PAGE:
On 6 and 13 November, auction house Marc-Arthur Kohn
will disperse the interior of a castle located near Paris whose decor was designed in the 1950-60s by Roman de TIRTOFF (1892-1990), also known as Erté. Celebrated for his fashion sketches, costume designs, magazine issues and theater, music-hall and opera sets, he also put his creativity at the service of personalities and interiors like this very one.
Born in Saint Petersburg in an aristocrat family, Erté grew up during the last years of tsarist Russia. In 1912, aged 15, during the golden age of Russian ballets, he moved to Paris to study drawing. He chose the pseudonym of Erté as a reference to the French pronunciation of his initials (R.T.).
As soon as 1915, he signs his first contract as a designer for Harpers Bazaar magazine. This collaboration with the magazine, a major fashion influencer of the early century, lasts over twenty years.
At the same time, during the 20s, he begins creating costumes and sets for theaters, magazines, ballets and operas. He creates exotic costumes and jewelry for American actors and moved on to extravagant sets for the greatest New-York music-halls before working in Hollywood.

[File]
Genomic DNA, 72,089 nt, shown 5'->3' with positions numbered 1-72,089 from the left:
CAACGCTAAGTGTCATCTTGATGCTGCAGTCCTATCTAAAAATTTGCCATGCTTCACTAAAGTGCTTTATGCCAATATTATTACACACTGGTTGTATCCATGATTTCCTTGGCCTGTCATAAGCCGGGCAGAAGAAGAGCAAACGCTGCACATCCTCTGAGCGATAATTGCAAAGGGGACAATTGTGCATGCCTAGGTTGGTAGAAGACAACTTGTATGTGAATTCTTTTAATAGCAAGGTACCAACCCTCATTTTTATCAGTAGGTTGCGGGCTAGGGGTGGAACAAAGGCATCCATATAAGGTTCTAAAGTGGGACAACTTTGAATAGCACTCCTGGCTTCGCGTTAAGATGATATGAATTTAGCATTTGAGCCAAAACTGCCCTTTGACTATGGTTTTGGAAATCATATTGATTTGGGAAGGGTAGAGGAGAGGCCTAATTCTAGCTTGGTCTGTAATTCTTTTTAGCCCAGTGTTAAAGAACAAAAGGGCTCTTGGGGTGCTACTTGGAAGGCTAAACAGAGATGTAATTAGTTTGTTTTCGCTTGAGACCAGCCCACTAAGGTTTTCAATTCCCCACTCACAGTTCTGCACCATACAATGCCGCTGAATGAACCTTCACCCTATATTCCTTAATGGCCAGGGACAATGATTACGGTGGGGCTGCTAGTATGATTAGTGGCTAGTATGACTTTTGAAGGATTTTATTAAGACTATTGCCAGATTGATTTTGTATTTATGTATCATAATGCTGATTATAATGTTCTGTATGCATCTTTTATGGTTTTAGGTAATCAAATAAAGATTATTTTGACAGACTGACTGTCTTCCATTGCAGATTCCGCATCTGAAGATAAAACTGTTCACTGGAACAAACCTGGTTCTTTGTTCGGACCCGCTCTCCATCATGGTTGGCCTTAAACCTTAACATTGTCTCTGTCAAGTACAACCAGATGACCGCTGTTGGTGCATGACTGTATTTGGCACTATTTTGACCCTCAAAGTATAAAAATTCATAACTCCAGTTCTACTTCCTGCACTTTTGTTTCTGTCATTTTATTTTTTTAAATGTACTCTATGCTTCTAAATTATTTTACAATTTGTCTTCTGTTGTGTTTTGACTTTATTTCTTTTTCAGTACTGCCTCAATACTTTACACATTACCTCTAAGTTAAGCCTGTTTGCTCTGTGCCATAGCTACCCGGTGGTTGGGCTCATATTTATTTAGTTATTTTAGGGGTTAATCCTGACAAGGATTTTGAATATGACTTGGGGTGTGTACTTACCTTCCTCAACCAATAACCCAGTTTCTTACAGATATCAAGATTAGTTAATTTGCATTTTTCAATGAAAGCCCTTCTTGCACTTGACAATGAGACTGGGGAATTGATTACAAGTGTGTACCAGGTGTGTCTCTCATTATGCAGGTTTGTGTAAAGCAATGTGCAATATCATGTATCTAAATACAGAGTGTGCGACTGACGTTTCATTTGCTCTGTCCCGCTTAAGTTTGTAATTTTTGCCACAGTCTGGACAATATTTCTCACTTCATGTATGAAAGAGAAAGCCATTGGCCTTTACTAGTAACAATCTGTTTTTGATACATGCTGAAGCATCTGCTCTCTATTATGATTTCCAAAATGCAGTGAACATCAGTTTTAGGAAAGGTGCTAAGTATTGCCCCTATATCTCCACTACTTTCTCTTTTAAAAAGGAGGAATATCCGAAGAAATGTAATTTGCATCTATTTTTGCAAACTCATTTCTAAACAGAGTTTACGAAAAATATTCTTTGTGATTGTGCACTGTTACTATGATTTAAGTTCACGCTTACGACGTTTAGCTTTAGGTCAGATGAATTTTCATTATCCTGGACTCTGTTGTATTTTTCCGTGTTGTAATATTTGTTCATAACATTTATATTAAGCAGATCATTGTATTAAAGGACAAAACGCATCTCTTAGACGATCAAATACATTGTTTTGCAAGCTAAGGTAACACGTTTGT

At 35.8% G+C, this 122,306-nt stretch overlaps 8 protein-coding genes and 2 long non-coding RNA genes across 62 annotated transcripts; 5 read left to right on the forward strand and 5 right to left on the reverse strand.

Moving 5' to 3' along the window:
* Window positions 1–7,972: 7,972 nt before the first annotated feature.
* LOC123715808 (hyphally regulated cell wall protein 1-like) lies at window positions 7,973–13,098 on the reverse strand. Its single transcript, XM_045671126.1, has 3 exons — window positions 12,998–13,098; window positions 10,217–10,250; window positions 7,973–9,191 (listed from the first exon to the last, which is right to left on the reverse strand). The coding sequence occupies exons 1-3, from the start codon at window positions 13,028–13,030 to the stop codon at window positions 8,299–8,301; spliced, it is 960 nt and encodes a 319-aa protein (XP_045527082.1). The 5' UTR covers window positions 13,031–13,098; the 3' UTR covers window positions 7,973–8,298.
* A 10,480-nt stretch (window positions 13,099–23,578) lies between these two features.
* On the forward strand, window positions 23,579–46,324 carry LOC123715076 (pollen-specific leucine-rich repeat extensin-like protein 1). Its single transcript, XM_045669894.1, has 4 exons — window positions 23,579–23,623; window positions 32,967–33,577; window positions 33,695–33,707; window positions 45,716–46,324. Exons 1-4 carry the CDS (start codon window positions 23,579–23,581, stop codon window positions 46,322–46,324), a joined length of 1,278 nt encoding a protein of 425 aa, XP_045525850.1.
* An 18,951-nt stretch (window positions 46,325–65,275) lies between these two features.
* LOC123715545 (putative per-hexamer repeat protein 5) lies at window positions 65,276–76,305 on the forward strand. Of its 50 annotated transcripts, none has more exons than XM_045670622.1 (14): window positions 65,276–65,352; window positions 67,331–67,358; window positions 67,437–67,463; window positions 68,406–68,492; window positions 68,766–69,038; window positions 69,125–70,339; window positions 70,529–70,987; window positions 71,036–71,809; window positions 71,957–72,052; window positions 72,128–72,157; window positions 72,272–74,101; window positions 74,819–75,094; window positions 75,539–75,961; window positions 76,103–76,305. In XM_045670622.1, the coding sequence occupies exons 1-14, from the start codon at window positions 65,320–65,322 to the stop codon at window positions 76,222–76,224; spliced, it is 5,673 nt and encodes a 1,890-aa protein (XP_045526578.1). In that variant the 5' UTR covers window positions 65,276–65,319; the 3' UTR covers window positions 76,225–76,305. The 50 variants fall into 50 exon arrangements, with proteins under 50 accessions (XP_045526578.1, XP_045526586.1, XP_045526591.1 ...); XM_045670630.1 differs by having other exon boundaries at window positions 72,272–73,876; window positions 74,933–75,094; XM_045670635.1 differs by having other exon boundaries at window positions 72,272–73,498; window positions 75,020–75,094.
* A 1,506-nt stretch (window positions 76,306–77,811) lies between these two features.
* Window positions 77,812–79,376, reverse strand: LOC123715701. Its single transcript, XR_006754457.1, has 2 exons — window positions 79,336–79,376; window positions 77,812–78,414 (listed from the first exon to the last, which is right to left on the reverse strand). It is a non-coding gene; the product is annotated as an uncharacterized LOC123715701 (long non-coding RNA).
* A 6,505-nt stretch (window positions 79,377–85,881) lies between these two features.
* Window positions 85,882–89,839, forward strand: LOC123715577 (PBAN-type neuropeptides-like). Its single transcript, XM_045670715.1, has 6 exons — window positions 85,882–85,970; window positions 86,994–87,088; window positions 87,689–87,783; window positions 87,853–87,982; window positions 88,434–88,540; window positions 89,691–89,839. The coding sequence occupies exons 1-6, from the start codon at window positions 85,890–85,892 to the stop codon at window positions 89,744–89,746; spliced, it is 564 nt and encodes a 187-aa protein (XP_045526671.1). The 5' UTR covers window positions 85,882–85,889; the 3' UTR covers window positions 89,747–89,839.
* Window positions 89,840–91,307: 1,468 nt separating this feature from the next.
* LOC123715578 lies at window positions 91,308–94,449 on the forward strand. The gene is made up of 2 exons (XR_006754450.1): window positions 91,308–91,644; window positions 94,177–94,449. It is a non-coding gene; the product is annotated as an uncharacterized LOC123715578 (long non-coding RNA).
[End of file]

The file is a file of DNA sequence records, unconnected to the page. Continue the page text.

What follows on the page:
He comes back to France in 1930 after important issues generated by 1929 crisis and pursued his career in the theater industry, the Folies Bergère being one of his clients.
As a multidisciplinary artist, he dedicates himself from the 60s to sculpture and painting. He handles aluminum, iron, copper and wood to shape fantastic and abstract artworks.
The last two decades of his life were led by exhibitions and publications on his life. His work influenced the Art Deco movement and reflects the aesthetic of the years 1910-1930 and influenced the 20th centurys style and design.
Marc-Arthur Kohns auction brings to light the talent of the artist for design. Cave furniture, inspired by shells and submarine vegetation, furniture made out of horn and antlers celebrating nature and hunting rituals, furniture and decorative elements entirely recovered with shells, leather upholstered cupboards. This house illustrates the connection between an extravagant collector and an artist fitted with a fanciful and eccentric spirit. Estimates range from 2,000 and 50,000.